I spent today on an intro to DSLR photography workshop in the ruins of an Abbey not too far from where I live, in an effort to be able to use the camera I cart around everywhere with me, (and use near enough every single day for one thing or another) without it being set to auto permanently.
I bought my camera for 2 reasons - it was pretty, and it wasn't bulky. A friend of mine had suggested it to me when I was looking for a decent DSLR that would take pretty decent photos and was aesthetically pleasing. I've had it for 2 years and although I've read the manual I've never had any idea how to do anything other than use the auto function, which works fine and I'm perfectly happy with for most of the time but all too often I see photos of quilts that are so amazing and I just wish I could get similar results.
Anyhoo. That was the aim of the day. Tom Poultney is a Leeds based photographer who runs all kinds of workshops. I had signed up for the basic of the basic workshop - 5 hours of running through everything the camera does that you will need for shooting outdoors. From aperture to using the flash outside (who'd have thunk it?) I wasn't really very excited about going, because it was cutting into valuable sewing time and it involved me being outside with people I'd never met, and I am a scaredy cat at the best of times outside my little community of quilty types (let's face it - we're all a bit odd, aren't we?)
I HAD SO MUCH FUN! I WANT TO GO BACK AND DO IT AGAIN! Needless to say everything I learned has fallen out of my ears in the way that it does if I don't write it down there and then, but hopefully if I have a play around next week I can figure out what I was told and maybe then I'll write it down so I remember (I'd meant to bring a notebook with me to makes notes - but I forgot).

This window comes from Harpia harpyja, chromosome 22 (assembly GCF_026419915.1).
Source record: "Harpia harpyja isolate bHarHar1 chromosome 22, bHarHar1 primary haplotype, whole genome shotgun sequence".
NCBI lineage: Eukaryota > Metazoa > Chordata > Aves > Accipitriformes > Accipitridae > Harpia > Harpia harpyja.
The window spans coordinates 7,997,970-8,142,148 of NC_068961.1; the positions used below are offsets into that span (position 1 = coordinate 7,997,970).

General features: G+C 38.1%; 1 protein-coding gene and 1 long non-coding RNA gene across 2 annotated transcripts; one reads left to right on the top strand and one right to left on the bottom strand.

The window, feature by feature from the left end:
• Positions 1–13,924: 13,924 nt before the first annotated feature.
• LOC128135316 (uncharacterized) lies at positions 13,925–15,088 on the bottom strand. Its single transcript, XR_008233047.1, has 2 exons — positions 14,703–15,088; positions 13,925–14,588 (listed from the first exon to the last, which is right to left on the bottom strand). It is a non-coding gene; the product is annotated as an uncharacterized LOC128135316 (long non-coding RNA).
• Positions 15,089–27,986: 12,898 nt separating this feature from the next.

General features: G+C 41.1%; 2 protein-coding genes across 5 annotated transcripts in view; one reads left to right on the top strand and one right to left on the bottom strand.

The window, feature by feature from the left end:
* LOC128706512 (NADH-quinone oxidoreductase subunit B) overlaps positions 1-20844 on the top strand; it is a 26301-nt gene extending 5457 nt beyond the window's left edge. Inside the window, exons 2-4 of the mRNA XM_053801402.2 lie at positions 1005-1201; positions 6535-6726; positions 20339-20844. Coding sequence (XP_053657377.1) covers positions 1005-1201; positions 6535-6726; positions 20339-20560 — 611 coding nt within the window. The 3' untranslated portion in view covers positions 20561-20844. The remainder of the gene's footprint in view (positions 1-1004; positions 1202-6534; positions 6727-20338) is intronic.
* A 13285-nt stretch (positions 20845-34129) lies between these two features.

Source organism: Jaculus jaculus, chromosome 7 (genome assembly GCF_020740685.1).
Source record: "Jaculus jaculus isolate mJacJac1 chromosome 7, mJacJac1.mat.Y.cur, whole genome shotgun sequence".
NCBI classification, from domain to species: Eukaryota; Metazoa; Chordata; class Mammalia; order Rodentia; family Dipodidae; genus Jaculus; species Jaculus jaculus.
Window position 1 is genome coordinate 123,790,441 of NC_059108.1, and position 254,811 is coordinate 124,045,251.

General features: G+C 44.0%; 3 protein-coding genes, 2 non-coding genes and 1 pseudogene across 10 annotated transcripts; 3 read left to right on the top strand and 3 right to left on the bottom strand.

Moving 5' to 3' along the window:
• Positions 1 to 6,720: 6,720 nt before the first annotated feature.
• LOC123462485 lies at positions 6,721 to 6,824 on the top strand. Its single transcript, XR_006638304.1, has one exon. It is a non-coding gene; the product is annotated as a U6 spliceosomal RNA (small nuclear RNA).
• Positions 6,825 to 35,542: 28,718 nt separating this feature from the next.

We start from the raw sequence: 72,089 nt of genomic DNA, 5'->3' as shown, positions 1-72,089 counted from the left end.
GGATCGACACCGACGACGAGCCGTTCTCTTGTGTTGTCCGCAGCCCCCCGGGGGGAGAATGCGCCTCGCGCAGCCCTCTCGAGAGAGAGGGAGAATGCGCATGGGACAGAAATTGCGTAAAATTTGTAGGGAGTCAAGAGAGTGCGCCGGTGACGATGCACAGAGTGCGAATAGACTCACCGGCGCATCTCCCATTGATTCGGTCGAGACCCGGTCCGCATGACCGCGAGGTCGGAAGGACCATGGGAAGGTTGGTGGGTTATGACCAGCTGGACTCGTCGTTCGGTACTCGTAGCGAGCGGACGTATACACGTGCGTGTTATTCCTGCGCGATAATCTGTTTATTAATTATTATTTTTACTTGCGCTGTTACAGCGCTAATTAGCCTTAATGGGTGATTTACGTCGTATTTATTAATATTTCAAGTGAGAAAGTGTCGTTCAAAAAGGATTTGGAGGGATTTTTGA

This picture is the one that made me the most giddy - it was a lovely day, quite bright, but not ridiculously so and we used the flash to take portraits. I love how the grass is green, the sky is blue and the people all look human rather than weirdly vampire-ish.
I rely on picmonkey for my photos all of the time - to tighten up the colours and the exposure and so on, all of these (whilst hardly amazing pictures) are completely un-edited - they're just as they came off my camera. I'm pretty impressed. I still have a lot to learn, and I want to go back and learn more...maybe if I'm brave I'll bring a quilt with me to take some pictures of that and figure out how to make the most of photographing large bed coverings in public places (I bet he won't have been asked that question before).
edited to add - this is my camera. It's an olympus e-p2, which is not a compact, and not an SLR but something in between. I don't really understand what that means, but the flash is separate, the view finder is too, any extras for it are crazily expensive. Honestly I don't think I'll ever need much more than the one lens I have (maybe a second, maybe for close up stuff, maybe not). You can pick the E-P range up on amazon at a pretty good price these days. One thing I do love about it is that at quilt market everyone really struggles with their photos, and on auto I manage to get some pretty ok pics in that awful lighting and with the glare of the bright red carpet (always a hideous bright carpet. ALWAYS). And wherever I take it someone always asks what it is. Because it's pretty.
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